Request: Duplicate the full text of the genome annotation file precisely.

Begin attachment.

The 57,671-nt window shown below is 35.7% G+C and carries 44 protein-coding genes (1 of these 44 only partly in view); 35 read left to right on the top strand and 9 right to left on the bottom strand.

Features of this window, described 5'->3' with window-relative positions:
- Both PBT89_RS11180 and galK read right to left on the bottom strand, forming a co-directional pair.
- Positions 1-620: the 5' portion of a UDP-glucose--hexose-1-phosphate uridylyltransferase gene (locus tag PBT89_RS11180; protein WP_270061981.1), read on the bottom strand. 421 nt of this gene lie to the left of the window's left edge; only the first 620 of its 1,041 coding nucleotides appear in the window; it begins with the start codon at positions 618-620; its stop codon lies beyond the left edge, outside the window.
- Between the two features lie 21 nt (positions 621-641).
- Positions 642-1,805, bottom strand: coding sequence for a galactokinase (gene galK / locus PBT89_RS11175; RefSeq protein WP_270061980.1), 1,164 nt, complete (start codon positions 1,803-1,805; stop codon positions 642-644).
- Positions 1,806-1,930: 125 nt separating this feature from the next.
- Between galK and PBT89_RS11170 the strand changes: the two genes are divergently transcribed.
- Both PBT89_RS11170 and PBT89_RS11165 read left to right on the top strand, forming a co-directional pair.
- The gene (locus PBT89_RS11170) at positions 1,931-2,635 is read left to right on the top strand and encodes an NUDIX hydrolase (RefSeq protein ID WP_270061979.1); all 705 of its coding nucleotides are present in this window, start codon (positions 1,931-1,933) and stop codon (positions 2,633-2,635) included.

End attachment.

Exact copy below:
The 57,671-nt window shown below is 35.7% G+C and carries 44 protein-coding genes (1 of these 44 only partly in view); 35 read left to right on the top strand and 9 right to left on the bottom strand.

Features of this window, described 5'->3' with window-relative positions:
- Both PBT89_RS11180 and galK read right to left on the bottom strand, forming a co-directional pair.
- Positions 1-620: the 5' portion of a UDP-glucose--hexose-1-phosphate uridylyltransferase gene (locus tag PBT89_RS11180; protein WP_270061981.1), read on the bottom strand. 421 nt of this gene lie to the left of the window's left edge; only the first 620 of its 1,041 coding nucleotides appear in the window; it begins with the start codon at positions 618-620; its stop codon lies beyond the left edge, outside the window.
- Between the two features lie 21 nt (positions 621-641).
- Positions 642-1,805, bottom strand: coding sequence for a galactokinase (gene galK / locus PBT89_RS11175; RefSeq protein WP_270061980.1), 1,164 nt, complete (start codon positions 1,803-1,805; stop codon positions 642-644).
- Positions 1,806-1,930: 125 nt separating this feature from the next.
- Between galK and PBT89_RS11170 the strand changes: the two genes are divergently transcribed.
- Both PBT89_RS11170 and PBT89_RS11165 read left to right on the top strand, forming a co-directional pair.
- The gene (locus PBT89_RS11170) at positions 1,931-2,635 is read left to right on the top strand and encodes an NUDIX hydrolase (RefSeq protein ID WP_270061979.1); all 705 of its coding nucleotides are present in this window, start codon (positions 1,931-1,933) and stop codon (positions 2,633-2,635) included.